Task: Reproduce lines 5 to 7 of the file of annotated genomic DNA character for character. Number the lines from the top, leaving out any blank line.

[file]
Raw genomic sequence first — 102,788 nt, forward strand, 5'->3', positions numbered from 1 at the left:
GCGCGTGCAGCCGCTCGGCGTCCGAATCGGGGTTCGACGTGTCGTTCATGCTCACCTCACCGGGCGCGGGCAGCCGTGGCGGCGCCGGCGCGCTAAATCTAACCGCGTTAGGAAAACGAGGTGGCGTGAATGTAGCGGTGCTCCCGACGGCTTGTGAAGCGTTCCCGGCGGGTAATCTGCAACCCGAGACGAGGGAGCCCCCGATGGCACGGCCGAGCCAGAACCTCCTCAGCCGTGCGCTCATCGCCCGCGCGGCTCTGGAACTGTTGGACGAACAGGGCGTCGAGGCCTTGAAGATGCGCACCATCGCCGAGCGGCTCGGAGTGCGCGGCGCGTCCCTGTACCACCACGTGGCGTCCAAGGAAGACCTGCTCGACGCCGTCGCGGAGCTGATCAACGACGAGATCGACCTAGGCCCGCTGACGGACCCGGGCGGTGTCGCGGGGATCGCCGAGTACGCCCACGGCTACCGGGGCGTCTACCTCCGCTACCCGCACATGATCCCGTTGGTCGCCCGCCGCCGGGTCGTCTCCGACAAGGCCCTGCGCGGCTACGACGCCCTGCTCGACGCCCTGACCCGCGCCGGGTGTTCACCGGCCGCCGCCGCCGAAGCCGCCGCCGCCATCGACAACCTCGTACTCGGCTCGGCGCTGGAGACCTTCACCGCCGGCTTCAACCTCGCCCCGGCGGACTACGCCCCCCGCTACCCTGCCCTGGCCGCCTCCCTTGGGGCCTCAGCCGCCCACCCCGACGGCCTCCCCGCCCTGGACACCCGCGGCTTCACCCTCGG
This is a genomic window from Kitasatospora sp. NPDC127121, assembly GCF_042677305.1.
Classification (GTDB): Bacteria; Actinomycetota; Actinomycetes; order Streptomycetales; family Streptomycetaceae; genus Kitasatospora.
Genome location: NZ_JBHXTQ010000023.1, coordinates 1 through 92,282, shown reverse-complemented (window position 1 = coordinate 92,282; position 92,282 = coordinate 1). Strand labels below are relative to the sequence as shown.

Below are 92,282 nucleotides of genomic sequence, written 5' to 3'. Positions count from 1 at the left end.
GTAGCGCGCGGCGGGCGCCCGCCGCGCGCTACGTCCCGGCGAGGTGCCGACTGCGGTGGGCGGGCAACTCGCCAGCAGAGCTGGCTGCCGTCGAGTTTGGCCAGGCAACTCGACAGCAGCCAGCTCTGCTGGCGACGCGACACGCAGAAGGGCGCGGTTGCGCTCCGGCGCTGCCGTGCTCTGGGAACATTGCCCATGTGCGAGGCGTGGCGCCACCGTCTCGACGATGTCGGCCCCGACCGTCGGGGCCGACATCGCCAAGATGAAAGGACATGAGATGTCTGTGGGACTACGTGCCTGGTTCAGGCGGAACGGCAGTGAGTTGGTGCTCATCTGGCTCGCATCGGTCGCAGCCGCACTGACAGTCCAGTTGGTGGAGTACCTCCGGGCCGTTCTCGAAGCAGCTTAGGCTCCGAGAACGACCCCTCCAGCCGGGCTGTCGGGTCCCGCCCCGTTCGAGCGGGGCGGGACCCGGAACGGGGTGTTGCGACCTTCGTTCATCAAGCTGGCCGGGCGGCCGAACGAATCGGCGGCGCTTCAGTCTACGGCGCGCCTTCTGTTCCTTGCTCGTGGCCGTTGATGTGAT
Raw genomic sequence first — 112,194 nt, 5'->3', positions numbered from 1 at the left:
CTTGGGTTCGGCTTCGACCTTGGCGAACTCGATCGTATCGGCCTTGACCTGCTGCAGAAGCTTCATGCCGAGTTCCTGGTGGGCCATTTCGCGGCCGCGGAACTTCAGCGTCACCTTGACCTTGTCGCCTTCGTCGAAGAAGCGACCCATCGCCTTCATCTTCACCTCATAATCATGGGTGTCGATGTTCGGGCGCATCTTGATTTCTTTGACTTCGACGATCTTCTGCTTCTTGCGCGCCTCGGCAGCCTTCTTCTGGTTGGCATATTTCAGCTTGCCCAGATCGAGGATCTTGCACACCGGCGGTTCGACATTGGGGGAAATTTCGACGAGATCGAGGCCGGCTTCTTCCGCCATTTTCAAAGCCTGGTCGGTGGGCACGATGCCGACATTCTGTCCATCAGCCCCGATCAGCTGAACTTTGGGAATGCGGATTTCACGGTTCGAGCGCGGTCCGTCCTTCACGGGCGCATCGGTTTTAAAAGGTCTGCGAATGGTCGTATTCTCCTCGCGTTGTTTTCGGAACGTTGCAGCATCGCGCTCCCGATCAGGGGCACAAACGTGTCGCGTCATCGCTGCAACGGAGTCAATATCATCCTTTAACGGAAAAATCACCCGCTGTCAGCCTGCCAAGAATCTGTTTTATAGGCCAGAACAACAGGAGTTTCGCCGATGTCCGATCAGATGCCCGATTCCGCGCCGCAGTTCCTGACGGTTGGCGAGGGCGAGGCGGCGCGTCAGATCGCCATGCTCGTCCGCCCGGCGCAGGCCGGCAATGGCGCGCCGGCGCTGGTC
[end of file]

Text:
Genome location: NZ_JBHXTQ010000023.1, coordinates 1 through 92,282, shown reverse-complemented (window position 1 = coordinate 92,282; position 92,282 = coordinate 1). Strand labels below are relative to the sequence as shown.

Below are 92,282 nucleotides of genomic sequence, written 5' to 3'. Positions count from 1 at the left end.
GTAGCGCGCGGCGGGCGCCCGCCGCGCGCTACGTCCCGGCGAGGTGCCGACTGCGGTGGGCGGGCAACTCGCCAGCAGAGCTGGCTGCCGTCGAGTTTGGCCAGGCAACTCGACAGCAGCCAGCTCTGCTGGCGACGCGACACGCAGAAGGGCGCGGTTGCGCTCCGGCGCTGCCGTGCTCTGGGAACATTGCCCATGTGCGAGGCGTGGCGCCACCGTCTCGACGATGTCGGCCCCGACCGTCGGGGCCGACATCGCCAAGATGAAAGGACATGAGATGTCTGTGGGACTACGTGCCTGGTTCAGGCGGAACGGCAGTGAGTTGGTGCTCATCTGGCTCGCATCGGTCGCAGCCGCACTGACAGTCCAGTTGGTGGAGTACCTCCGGGCCGTTCTCGAAGCAGCTTAGGCTCCGAGAACGACCCCTCCAGCCGGGCTGTCGGGTCCCGCCCCGTTCGAGCGGGGCGGGACCCGGAACGGGGTGTTGCGACCTTCGTTCATCAAGCTGGCCGGGCGGCCGAACGAATCGGCGGCGCTTCAGTCTACGGCGCGCCTTCTGTTCCTTGCTCGTGGCCGTTGATGTGAT